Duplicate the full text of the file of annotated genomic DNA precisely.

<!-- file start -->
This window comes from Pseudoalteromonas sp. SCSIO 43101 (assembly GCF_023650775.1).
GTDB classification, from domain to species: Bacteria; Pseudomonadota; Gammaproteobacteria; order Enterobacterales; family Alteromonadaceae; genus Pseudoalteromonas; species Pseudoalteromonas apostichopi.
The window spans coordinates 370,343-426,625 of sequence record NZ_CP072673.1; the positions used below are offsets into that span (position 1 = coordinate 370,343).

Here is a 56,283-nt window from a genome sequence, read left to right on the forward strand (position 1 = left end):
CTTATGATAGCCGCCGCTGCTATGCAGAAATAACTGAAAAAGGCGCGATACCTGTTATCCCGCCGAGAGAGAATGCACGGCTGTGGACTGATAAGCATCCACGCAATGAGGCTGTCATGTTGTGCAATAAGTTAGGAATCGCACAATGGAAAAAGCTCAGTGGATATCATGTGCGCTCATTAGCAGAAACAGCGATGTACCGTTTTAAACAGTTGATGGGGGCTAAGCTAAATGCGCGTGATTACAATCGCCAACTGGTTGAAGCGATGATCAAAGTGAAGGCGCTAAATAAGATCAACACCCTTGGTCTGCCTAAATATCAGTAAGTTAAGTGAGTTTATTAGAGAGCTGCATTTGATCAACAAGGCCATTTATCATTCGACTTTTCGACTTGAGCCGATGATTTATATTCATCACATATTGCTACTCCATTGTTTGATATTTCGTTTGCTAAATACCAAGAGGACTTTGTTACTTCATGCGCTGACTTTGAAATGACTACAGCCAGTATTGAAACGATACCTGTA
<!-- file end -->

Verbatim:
This window comes from Pseudoalteromonas sp. SCSIO 43101 (assembly GCF_023650775.1).
GTDB classification, from domain to species: Bacteria; Pseudomonadota; Gammaproteobacteria; order Enterobacterales; family Alteromonadaceae; genus Pseudoalteromonas; species Pseudoalteromonas apostichopi.
The window spans coordinates 370,343-426,625 of sequence record NZ_CP072673.1; the positions used below are offsets into that span (position 1 = coordinate 370,343).

Here is a 56,283-nt window from a genome sequence, read left to right on the forward strand (position 1 = left end):
CTTATGATAGCCGCCGCTGCTATGCAGAAATAACTGAAAAAGGCGCGATACCTGTTATCCCGCCGAGAGAGAATGCACGGCTGTGGACTGATAAGCATCCACGCAATGAGGCTGTCATGTTGTGCAATAAGTTAGGAATCGCACAATGGAAAAAGCTCAGTGGATATCATGTGCGCTCATTAGCAGAAACAGCGATGTACCGTTTTAAACAGTTGATGGGGGCTAAGCTAAATGCGCGTGATTACAATCGCCAACTGGTTGAAGCGATGATCAAAGTGAAGGCGCTAAATAAGATCAACACCCTTGGTCTGCCTAAATATCAGTAAGTTAAGTGAGTTTATTAGAGAGCTGCATTTGATCAACAAGGCCATTTATCATTCGACTTTTCGACTTGAGCCGATGATTTATATTCATCACATATTGCTACTCCATTGTTTGATATTTCGTTTGCTAAATACCAAGAGGACTTTGTTACTTCATGCGCTGACTTTGAAATGACTACAGCCAGTATTGAAACGATACCTGTA